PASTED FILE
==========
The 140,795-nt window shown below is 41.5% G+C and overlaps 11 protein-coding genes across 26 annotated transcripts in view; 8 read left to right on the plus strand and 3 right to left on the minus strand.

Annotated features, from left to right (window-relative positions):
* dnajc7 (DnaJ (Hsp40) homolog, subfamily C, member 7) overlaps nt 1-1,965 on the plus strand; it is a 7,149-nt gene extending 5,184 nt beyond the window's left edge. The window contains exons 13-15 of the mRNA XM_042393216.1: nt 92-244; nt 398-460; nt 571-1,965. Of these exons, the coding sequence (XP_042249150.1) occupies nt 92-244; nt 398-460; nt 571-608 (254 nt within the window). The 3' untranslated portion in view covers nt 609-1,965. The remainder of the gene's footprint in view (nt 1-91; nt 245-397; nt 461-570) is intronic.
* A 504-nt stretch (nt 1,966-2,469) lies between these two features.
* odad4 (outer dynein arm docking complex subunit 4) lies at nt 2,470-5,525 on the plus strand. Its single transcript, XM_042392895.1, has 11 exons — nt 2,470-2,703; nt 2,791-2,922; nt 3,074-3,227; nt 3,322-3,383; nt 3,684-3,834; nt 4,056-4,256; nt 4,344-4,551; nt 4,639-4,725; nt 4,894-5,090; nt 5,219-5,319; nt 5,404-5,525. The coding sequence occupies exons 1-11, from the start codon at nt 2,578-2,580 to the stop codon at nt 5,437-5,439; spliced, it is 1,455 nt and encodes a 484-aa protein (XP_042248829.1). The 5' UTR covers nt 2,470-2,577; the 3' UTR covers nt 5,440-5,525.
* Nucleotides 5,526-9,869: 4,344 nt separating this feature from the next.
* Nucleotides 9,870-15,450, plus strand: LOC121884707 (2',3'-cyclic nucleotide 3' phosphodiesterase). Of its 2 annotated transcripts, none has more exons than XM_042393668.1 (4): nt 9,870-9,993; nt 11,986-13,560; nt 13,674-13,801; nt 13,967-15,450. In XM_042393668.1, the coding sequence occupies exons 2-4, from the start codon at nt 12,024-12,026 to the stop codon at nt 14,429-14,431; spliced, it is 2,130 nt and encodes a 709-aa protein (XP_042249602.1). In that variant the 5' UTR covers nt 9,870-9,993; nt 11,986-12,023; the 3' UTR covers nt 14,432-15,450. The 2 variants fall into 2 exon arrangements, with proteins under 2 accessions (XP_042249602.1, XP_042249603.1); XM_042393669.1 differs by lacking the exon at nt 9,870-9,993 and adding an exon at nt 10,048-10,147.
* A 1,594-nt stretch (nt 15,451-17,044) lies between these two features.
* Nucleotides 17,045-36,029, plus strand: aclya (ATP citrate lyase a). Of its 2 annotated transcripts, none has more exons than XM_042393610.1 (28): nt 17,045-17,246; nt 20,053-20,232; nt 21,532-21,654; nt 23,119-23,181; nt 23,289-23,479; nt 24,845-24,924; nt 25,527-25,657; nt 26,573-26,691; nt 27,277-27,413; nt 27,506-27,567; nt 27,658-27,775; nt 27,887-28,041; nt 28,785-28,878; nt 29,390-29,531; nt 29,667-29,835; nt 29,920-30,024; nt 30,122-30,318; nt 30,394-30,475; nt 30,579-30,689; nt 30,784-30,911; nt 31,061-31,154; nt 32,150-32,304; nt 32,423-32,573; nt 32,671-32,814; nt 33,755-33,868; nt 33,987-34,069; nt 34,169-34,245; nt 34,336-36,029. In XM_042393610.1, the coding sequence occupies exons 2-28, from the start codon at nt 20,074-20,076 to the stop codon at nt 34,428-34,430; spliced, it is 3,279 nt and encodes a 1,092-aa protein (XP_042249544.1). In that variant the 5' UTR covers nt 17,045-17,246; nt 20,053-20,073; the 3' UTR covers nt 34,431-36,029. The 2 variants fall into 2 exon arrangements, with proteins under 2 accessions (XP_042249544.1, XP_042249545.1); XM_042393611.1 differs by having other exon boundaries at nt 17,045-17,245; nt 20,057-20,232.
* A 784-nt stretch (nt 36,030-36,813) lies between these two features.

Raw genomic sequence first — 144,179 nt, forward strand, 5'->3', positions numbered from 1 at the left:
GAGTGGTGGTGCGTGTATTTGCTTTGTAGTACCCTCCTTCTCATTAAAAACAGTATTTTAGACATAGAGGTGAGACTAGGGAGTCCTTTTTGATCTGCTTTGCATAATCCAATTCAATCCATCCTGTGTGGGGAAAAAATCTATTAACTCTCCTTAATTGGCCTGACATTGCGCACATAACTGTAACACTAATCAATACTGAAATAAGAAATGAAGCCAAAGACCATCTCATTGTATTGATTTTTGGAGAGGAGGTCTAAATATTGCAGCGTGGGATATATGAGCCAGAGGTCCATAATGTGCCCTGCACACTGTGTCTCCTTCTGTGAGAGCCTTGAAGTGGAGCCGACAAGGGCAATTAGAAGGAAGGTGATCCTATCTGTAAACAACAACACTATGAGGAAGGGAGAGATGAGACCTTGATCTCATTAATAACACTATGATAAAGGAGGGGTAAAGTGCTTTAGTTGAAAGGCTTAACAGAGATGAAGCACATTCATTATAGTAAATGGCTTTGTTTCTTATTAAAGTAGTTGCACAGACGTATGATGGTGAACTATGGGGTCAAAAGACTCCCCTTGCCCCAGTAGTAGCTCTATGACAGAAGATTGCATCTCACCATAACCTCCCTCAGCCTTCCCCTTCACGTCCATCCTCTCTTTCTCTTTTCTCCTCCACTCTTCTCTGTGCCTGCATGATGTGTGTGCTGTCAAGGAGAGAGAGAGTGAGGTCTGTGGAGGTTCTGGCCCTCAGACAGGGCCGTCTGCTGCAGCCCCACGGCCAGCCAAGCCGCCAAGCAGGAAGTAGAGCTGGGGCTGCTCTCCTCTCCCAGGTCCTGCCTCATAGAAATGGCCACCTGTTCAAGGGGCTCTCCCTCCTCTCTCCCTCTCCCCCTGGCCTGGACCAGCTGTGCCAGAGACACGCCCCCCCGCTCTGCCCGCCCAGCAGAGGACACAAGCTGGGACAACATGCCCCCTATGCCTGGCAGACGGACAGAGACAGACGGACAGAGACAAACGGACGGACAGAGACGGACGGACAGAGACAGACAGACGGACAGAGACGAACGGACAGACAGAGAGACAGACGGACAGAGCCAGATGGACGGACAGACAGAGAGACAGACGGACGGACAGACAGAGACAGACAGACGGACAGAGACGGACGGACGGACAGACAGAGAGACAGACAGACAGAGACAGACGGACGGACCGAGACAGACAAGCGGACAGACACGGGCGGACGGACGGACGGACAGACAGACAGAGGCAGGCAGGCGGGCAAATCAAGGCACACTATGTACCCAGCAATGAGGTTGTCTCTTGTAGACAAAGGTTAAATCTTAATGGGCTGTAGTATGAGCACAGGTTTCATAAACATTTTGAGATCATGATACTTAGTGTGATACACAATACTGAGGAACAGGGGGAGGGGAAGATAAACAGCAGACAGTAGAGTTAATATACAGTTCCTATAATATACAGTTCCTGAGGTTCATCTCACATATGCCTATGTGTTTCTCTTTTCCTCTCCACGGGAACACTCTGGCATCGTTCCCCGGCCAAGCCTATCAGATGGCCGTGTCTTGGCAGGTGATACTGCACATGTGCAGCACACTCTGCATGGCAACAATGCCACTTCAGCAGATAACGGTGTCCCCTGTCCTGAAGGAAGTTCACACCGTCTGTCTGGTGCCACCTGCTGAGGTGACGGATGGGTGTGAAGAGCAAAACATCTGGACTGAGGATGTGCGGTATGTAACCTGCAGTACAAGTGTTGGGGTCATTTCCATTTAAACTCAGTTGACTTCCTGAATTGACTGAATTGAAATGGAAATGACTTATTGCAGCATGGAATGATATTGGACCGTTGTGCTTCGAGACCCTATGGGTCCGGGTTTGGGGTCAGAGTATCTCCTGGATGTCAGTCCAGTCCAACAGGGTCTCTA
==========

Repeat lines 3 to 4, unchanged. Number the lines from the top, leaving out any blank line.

* dnajc7 (DnaJ (Hsp40) homolog, subfamily C, member 7) overlaps nt 1-1,965 on the plus strand; it is a 7,149-nt gene extending 5,184 nt beyond the window's left edge. The window contains exons 13-15 of the mRNA XM_042393216.1: nt 92-244; nt 398-460; nt 571-1,965. Of these exons, the coding sequence (XP_042249150.1) occupies nt 92-244; nt 398-460; nt 571-608 (254 nt within the window). The 3' untranslated portion in view covers nt 609-1,965. The remainder of the gene's footprint in view (nt 1-91; nt 245-397; nt 461-570) is intronic.
* A 504-nt stretch (nt 1,966-2,469) lies between these two features.